But he said U.S. and NATO statements that Russia's main demands were unacceptable did not leave much room for optimism. The nuanced Kremlin reaction made clear that Russia was not rejecting the U.S. and NATO responses out of hand or closing the door to diplomacy. Russia denies planning to invade Ukraine but says it wants to enforce "red lines" to protect its own security. He has warned of an unspecified "military-technical response" - something defence analysts say could relate to missile deployments - if Russia's demands are ignored. Ermakov said Moscow believed Washington was preparing to deploy short and intermediate range missiles to Europe and the Asia-Pacific region.
Persons: Jan, Dmitry Peskov, Peskov, Sergey Pivovarov Read, Antony Blinken, Washington, Dmytro Kuleba, Kuleba, Sergei Lavrov, Lavrov, Putin, Russia's, Vladimir Ermakov, Ermakov, Nikolaj Skydsgaard, Mark Trevelyan, Timothy Heritage, Gareth Jones Organizations: Kremlin, U.S, NATO, Russian, REUTERS, Kyiv, Beijing, TASS, Thomson Locations: Moscow, Ukraine, MOSCOW, Russia, United States, Washington, Europe, Rostov, U.S, Ukrainian, Kyiv, Russian, China, Asia, Pacific, Copenhagen
BRUSSELS—The European Union has taken China to the World Trade Organization over alleged trade restrictions that were imposed on Lithuania after the small Baltic country allowed Taiwan to open a representative office in Vilnius under a name that suggests it is separate from China. EU Executive Vice President Valdis Dombrovskis on Thursday said his office had requested a consultation at the WTO with China over what the EU sees as discriminatory trade practices, the first stage of an official proceeding. The EU handles foreign trade on behalf of its 27 members.
Persons: Valdis Dombrovskis Organizations: The European, World Trade Organization, EU, WTO Locations: BRUSSELS, China, Lithuania, Taiwan, Vilnius
HONG KONG — At the end of David Fincher’s 1999 dystopian movie “Fight Club,” the narrator watches as skyscrapers explode and collapse, a symbol of the film’s anarchic message. Everyone gets a happy ending in China!,” Chuck Palahniuk, who wrote the book on which the movie is based, said on Twitter. “Fight Club,” in one form or another, appears to be a favorite among Chinese audiences. Tencent Video and the Cyberspace Administration of China, the country’s internet censor, did not respond to requests for comment. With the Chinese streaming market being a largely unexplored territory, studios tend to appease the authorities’ wishes, he added.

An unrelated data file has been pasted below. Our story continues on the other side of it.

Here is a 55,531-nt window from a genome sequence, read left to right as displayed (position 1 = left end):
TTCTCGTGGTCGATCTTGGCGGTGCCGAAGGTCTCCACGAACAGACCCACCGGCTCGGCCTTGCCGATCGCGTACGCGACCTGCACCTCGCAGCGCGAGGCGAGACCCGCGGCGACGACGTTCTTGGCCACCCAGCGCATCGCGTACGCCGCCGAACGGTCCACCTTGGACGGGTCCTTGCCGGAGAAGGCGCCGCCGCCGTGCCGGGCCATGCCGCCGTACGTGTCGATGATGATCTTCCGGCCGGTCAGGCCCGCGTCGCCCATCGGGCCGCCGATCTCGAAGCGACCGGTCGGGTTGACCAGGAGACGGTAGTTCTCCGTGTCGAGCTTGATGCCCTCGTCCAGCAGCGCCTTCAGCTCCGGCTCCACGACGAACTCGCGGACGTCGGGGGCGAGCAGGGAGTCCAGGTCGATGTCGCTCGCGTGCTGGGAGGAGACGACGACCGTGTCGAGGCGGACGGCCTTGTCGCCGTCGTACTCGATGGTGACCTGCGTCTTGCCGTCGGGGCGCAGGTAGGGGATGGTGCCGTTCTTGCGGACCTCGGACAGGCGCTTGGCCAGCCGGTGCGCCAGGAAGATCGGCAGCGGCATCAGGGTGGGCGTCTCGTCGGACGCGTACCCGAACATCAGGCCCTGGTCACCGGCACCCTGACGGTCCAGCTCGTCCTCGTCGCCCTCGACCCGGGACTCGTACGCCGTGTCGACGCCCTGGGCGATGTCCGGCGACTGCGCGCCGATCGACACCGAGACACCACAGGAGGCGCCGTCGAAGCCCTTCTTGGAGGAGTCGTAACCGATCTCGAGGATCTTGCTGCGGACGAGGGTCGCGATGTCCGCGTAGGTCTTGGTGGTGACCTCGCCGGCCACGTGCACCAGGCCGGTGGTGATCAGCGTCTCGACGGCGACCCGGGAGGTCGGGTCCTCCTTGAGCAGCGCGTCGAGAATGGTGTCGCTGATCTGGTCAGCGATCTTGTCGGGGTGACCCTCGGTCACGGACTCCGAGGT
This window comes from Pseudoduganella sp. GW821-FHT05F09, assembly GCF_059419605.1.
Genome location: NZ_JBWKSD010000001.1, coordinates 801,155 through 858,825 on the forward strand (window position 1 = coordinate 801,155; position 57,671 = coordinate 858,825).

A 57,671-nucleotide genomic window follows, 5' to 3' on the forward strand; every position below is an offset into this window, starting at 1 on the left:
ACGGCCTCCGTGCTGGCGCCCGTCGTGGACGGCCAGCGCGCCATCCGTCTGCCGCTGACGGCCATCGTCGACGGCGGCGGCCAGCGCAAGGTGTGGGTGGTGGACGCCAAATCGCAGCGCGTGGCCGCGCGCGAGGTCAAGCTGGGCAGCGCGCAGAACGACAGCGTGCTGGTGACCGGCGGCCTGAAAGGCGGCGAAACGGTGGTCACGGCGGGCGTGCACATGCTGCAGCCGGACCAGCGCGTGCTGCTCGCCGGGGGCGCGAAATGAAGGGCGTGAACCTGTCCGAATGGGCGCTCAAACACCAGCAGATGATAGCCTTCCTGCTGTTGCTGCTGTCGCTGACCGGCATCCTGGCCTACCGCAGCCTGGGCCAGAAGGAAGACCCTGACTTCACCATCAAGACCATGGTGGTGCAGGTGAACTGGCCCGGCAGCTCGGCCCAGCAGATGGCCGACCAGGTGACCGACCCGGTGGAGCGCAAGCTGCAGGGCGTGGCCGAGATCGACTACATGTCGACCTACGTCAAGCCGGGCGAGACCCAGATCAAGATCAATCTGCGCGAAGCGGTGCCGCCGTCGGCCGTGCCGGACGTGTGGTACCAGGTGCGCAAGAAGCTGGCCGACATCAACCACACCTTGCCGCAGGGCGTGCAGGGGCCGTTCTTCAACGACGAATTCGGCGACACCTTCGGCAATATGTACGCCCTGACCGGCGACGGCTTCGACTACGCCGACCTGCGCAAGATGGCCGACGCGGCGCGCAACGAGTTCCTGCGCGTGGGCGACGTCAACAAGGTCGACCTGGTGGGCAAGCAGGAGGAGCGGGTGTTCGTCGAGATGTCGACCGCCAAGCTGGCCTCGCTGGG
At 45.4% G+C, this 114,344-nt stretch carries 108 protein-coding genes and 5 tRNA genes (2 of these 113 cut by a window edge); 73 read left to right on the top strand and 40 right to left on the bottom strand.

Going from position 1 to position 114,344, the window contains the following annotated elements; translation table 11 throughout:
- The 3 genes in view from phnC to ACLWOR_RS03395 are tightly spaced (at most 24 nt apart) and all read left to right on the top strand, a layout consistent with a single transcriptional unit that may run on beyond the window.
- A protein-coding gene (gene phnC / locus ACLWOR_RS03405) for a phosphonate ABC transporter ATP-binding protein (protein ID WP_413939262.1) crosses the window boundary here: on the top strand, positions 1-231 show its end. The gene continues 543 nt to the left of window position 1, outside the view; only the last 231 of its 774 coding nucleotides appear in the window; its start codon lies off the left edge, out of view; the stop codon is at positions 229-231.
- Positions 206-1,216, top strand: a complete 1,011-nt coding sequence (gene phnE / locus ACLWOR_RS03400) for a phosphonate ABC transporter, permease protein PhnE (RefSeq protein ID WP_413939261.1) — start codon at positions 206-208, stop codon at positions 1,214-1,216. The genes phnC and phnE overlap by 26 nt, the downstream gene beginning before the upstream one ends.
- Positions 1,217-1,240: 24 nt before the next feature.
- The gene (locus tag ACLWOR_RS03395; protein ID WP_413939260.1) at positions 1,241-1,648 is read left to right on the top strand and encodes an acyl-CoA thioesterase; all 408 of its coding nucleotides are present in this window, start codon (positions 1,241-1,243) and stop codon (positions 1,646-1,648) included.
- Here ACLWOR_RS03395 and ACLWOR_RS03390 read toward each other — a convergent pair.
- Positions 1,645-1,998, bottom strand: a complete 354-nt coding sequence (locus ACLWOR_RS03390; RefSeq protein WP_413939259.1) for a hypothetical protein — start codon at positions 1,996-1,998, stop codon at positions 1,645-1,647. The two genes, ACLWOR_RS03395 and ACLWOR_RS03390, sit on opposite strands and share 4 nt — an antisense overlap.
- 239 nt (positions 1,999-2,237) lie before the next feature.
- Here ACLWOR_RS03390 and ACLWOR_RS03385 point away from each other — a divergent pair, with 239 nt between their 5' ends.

Persons: David Fincher’s, Edward Norton’s, Tyler Durden, Brad Pitt, , Chuck Palahniuk, Kenny Ng, , Nicholas Cage, ” Ng Organizations: Fight, Twitter, , Cyberspace Administration, Communist Party, Hong, Hong Kong Baptist University’s Academy of Film Locations: HONG KONG, Beijing, China, Weibo, Hong Kong
Tesla Is a Proven Automaker, an Unproven Tech Giant
  + stars: | 2022-01-27 | by ( Stephen Wilmot | )   time to read: 1 min
With help from China, Tesla has turned itself into an unusually profitable car maker. Whether that makes it a tech company worthy of a near-trillion-dollar valuation is less clear. As it has scaled up production in its Shanghai factory over the past two years, the electric-vehicle pioneer has accumulated enough profit to make up for all the losses in its previous history. Late Wednesday it reported a 14.7% operating margin for the fourth quarter in an industry where single-digit margins are considered normal.
Persons: Tesla Locations: China, Shanghai
SEOUL, South Korea — North Korea on Thursday fired two suspected ballistic missiles into the sea in its sixth round of weapons launches this month, South Korea’s military said. North Korea has upped its testing activity recently in an apparent effort to pressure the Biden administration amid long-stalled nuclear talks. Some experts say North Korea could dramatically escalate weapons demonstrations after the Winter Olympics, which begin Feb. 4 in China, the North’s main ally and economic lifeline. The North has been ramping up its testing activity since last fall, demonstrating various missiles and delivery systems apparently designed to overwhelm missile defense systems in the region. Thursday’s launch came two days after South Korea’s military detected the North flight-testing two suspected cruise missiles at an unspecified inland area.